Hello, dear readers! Today, we here at Daily Dead are kicking off our 2022 Indie Horror Month celebration, and we have a ton of killer content coming your way throughout the entire month of April that will highlight some amazing indie genre goodness created by an assortment of maverick makers from both the past and present. And for our first official piece for IHM 2022, I thought it made sense to take a look at one of the most pivotal decades in independent horror cinema: the 1970s.

While we’ve had plenty of brilliant indie horror released here in America throughout every decade (it’s worth noting that the roots of independent horror can even be traced back 100 years to the release of F.W. Murnau’s Nosferatu), there were certainly several key figures who were busy making horror movies on their own terms prior to the ’70s that helped pave the way for how the landscape of genre would ultimately shift during this decade in particular. One of those people was William Castle, who spent plenty of time working for Columbia Pictures and then eventually struck out on his own, creating his own brand of horror through films such as Macabre, The Tingler, House on Haunted Hill, 13 Ghosts, and many more projects throughout the 1960s.

Another legendary figure in the world of independent filmmaking who began his journey prior to the ’70s was Roger Corman. Considered the pioneer of pop cinema, Corman also got his start in the studio system (20th Century Fox) and decided to break out on his own during the 1950s, forever changing the filmmaking landscape in so many ways (Corman, who is currently 95 years young, even produced films during the late 2010s, which could possibly mean he might have the lengthiest career we’ve ever seen in Hollywood).

And, of course, before we dive into all the amazing and influential indie horror from the ’70s, we have to take a moment to tip our hats to how everything seemed to change once an ambitious filmmaker by the name of George A. Romero formed Image Ten Productions with several friends and eventually unleashed Night of the Living Dead in 1968 onto an unsuspecting world at large, ultimately forever changing cinema both in and outside of the genre realm. And I’d also be remiss if I didn’t take a moment to celebrate the mad genius of Herschell Gordon Lewis, whose Blood Feast ushered in a new subgenre of horror in 1963 when it dared to subject viewers in the U.S. to onscreen gore for the very first time ever.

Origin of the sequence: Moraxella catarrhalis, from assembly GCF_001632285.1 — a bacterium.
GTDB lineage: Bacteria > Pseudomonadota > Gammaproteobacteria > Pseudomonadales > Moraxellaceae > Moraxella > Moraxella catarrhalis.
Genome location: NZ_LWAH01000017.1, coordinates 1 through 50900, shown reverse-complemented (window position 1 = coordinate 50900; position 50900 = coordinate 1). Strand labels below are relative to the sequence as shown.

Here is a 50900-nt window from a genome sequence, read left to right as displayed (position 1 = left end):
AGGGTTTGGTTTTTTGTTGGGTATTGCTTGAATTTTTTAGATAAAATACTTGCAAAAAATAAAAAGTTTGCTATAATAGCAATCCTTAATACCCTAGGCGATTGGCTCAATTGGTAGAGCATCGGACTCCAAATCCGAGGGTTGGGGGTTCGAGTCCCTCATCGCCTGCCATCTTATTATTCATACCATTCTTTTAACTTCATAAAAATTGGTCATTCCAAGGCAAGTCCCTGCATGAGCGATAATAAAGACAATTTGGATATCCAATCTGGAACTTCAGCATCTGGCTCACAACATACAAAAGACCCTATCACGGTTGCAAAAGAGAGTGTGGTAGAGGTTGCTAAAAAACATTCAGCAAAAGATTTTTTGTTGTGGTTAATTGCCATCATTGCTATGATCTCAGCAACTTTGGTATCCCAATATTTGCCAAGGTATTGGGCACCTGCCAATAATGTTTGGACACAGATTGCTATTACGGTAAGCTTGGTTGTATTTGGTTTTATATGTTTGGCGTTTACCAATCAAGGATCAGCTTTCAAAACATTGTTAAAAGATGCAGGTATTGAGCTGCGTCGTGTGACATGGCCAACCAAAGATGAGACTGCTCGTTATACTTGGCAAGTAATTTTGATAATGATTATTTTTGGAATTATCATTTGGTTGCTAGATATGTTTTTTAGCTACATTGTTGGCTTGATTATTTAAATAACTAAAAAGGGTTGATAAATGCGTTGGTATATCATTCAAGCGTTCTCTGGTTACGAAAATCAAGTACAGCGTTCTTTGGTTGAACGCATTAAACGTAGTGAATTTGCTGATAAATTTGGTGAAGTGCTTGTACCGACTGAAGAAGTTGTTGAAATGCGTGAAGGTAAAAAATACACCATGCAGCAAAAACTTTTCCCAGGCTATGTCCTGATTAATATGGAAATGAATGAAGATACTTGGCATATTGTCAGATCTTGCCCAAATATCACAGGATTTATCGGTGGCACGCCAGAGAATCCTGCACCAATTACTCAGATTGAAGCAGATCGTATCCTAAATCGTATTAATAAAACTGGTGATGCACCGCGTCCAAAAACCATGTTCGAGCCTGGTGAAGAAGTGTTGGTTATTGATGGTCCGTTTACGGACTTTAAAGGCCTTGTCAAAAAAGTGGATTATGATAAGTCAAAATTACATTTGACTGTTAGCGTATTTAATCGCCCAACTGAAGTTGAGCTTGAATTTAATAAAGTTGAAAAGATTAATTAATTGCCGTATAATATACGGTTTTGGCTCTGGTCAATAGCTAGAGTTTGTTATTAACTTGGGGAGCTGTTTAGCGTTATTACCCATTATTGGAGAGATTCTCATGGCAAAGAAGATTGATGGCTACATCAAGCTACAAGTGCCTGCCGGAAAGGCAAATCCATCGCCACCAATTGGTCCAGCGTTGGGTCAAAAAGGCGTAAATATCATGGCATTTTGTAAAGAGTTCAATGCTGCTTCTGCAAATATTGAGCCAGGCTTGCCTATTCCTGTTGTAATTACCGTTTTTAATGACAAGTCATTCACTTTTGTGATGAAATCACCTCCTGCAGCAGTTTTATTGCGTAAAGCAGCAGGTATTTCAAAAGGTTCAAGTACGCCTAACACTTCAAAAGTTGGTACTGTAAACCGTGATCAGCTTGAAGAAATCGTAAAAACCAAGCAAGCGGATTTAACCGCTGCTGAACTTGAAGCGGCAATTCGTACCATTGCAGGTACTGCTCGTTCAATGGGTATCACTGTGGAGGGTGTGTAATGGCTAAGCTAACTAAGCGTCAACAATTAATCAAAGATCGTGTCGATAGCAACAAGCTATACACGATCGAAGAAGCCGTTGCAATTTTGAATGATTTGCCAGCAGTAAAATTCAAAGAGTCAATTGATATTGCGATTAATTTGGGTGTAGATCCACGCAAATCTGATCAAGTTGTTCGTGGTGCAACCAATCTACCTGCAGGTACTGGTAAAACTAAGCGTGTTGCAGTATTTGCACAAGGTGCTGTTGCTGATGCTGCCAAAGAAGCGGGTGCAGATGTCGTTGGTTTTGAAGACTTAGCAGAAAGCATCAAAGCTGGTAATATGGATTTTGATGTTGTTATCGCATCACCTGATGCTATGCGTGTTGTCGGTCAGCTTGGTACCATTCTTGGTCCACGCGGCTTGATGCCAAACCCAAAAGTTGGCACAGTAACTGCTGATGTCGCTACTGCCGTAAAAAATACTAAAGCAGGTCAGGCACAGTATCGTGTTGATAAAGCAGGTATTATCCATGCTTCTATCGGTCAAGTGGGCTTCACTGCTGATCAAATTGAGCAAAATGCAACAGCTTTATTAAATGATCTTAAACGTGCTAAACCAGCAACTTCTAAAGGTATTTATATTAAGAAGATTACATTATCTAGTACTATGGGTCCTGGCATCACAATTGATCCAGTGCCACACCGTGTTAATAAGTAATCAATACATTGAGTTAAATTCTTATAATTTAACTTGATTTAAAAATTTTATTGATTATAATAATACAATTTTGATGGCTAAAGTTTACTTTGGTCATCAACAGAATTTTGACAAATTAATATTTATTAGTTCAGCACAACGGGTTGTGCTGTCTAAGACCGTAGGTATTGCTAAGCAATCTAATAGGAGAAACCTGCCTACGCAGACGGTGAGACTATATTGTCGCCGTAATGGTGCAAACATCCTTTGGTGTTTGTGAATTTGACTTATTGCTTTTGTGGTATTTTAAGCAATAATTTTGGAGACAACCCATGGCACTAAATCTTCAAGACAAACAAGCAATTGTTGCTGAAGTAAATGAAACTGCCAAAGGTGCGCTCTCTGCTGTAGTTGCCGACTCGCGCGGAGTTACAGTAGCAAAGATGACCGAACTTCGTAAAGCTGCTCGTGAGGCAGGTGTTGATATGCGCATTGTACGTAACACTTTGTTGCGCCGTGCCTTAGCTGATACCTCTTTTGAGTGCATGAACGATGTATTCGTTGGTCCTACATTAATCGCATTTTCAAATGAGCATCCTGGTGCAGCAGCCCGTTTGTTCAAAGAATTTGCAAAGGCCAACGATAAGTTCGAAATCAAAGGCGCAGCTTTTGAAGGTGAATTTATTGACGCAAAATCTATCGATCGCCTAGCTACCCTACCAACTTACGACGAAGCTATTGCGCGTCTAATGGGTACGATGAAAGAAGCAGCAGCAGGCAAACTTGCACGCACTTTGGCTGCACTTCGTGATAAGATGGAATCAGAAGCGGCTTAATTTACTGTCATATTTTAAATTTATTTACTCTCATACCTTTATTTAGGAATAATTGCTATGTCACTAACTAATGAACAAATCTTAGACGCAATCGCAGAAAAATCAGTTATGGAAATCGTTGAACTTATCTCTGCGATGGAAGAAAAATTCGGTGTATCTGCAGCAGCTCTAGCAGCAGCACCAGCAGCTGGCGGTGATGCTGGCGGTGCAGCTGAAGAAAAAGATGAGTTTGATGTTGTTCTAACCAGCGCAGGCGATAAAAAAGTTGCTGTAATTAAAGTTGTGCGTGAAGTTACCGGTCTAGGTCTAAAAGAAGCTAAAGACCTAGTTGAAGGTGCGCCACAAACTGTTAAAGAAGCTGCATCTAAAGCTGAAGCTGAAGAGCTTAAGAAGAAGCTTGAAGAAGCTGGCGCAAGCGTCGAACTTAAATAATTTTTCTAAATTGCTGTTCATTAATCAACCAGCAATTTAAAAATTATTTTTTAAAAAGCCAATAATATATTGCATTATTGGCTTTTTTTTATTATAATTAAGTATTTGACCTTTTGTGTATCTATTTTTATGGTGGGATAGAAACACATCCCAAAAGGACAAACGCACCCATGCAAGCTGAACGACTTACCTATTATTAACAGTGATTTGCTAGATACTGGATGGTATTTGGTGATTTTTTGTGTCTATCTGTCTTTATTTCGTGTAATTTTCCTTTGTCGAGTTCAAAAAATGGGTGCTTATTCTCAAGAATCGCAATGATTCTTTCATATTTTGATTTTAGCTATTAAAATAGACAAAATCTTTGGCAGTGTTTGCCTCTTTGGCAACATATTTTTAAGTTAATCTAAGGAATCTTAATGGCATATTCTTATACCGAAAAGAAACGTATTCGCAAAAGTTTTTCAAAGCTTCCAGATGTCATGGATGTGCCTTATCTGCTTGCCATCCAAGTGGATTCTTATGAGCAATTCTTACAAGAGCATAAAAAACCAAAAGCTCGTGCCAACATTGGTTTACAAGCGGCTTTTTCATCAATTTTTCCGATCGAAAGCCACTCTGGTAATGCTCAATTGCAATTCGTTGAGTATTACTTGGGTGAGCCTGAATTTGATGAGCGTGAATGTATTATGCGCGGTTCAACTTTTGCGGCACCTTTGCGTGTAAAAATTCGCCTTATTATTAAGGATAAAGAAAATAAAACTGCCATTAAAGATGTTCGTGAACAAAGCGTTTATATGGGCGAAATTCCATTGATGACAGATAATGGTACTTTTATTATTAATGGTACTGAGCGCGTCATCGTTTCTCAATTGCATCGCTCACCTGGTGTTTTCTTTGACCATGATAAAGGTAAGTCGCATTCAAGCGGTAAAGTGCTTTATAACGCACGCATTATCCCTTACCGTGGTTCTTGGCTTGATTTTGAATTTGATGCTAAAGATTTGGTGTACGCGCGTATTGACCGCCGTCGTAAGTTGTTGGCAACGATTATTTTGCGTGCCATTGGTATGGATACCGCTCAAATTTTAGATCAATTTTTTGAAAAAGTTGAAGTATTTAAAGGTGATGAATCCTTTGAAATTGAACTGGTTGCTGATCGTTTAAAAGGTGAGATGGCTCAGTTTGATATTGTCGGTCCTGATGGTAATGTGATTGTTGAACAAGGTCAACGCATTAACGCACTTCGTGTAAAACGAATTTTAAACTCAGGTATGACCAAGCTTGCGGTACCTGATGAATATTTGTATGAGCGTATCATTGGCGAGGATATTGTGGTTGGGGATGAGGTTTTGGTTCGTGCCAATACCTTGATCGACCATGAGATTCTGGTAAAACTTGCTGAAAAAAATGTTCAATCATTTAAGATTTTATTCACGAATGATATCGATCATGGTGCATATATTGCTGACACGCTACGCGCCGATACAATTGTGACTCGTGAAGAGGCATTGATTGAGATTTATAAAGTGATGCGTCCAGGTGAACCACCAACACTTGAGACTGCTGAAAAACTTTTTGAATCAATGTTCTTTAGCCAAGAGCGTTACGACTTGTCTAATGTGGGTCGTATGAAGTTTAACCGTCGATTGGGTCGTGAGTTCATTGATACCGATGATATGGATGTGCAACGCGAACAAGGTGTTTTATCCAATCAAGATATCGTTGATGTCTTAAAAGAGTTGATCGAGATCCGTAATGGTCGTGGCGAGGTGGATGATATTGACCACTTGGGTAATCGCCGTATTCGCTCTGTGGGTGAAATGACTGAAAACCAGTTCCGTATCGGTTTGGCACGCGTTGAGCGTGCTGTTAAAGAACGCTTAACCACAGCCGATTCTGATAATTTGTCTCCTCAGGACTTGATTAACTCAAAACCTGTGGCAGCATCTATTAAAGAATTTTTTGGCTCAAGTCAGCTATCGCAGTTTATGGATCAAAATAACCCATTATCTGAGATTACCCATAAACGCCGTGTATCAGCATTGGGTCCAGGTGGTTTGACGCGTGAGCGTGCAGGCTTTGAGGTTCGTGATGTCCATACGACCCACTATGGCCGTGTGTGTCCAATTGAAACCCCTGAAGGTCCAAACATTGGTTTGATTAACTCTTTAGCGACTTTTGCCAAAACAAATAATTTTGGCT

So, while it’s true that every decade has given us some memorable and influential indie frights, it feels like what happened during the 1970s was a turning point in Hollywood, but it also forever changed the landscape of horror in particular. Careers were made. Franchises were unknowingly born in some instances (even if we had to wait until the ’80s for the sequels). And so many of the indie horror movies that came out during this time ended up becoming so influential that we’re still feeling their influences five decades later. Without a doubt, when it comes to independent horror, the 1970s were a watershed decade.

At the start of the decade, the aforementioned Herschell Gordon Lewis was still keeping busy behind the camera with both The Wizard of Gore and The Gore Gore Girls. In 1972, American International Pictures and filmmaker William Crain made cinematic history with their blaxploitation horror film Blacula, which helped usher in a new era of projects being made by AIP and gave horror fans the very first depiction of a Black Dracula. In the very same year, Wes Craven made his first “traditional” feature film when he teamed up with Sean S. Cunningham to traumatize audiences with their depraved exploitation horror movie The Last House on the Left. Craven followed up the highly controversial project with The Hills Have Eyes in 1977, and officially cemented his place as one of the most provocative directors working in horror during that decade (and continued to prove himself throughout several decades to come, too).

Five years after forever changing the landscape of movies, George A. Romero returned to the world of horror with his 1973 infectious horror/sci-fi mash-up The Crazies. Just a few years later, Romero somehow found a way to outdo himself when both Martin and Dawn of the Dead were released in 1978 (he also directed both There’s Always Vanilla and Season of the Witch during that decade as well), with the latter becoming one of the biggest releases and financial successes in Romero’s decades-spanning career.